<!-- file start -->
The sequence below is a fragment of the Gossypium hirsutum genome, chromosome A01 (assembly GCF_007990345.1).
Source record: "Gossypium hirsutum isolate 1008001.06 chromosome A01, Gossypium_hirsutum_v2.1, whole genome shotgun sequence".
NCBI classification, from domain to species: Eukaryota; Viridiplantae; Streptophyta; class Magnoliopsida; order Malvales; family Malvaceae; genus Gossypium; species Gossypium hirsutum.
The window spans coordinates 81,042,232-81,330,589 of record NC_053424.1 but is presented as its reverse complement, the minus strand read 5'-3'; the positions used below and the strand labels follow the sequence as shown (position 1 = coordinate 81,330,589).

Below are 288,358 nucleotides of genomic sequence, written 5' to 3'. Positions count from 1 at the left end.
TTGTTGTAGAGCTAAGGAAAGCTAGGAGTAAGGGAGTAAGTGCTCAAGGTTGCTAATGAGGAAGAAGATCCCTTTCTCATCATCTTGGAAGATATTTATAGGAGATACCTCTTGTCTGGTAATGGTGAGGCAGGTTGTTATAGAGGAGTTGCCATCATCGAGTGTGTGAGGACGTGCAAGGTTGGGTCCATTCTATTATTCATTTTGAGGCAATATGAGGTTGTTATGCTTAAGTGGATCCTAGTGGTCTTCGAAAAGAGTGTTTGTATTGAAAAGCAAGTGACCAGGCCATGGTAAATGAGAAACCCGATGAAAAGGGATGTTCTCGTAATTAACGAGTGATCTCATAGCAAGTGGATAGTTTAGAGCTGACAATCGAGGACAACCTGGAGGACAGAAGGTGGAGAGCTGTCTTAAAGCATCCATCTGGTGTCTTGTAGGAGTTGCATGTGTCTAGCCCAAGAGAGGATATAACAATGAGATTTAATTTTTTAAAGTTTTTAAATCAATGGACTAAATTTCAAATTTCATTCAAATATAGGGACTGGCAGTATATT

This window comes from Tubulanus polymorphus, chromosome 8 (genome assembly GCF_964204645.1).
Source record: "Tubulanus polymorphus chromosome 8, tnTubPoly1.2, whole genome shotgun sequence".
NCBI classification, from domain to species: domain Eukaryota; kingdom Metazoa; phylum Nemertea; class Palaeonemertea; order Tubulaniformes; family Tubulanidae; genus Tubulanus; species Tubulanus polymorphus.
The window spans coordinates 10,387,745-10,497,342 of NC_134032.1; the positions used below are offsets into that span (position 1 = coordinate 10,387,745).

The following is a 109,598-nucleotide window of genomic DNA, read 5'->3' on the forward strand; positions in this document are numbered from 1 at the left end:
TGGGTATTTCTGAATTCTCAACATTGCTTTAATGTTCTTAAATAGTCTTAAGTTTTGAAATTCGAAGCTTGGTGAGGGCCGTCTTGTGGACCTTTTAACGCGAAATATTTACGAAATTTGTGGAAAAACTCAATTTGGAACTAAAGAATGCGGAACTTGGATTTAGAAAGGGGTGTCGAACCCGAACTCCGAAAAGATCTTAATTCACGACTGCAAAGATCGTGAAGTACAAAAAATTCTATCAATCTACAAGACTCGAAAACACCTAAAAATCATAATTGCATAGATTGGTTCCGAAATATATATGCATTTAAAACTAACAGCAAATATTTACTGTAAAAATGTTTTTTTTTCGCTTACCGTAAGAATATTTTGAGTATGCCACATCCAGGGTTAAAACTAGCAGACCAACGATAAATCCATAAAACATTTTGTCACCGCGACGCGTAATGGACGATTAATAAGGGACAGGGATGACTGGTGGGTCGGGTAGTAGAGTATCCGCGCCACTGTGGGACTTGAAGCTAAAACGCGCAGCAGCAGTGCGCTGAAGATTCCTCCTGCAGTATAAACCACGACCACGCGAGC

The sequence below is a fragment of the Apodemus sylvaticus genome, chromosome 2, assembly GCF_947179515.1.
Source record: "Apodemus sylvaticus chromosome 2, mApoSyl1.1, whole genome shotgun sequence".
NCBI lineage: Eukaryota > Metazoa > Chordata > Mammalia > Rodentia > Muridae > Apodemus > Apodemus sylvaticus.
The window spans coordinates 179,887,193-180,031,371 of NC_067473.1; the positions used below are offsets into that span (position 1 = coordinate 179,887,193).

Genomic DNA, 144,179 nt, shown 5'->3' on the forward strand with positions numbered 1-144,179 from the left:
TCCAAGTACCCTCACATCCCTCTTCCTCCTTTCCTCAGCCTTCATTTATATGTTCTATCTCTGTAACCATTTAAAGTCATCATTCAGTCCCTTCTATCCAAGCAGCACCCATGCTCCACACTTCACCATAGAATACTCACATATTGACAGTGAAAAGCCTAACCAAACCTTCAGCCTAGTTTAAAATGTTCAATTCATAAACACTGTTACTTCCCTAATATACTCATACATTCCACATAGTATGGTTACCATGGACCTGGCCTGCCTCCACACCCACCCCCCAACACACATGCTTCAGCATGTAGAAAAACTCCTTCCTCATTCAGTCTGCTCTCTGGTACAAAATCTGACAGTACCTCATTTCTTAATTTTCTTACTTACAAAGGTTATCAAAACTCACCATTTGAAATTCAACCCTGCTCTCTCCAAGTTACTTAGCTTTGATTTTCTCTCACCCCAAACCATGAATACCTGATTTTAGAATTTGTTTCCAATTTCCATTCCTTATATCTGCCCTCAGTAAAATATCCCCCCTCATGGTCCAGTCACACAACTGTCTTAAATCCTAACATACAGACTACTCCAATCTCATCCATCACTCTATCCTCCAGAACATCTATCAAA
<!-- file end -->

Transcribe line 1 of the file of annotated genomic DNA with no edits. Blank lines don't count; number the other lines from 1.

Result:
The sequence below is a fragment of the Gossypium hirsutum genome, chromosome A01 (assembly GCF_007990345.1).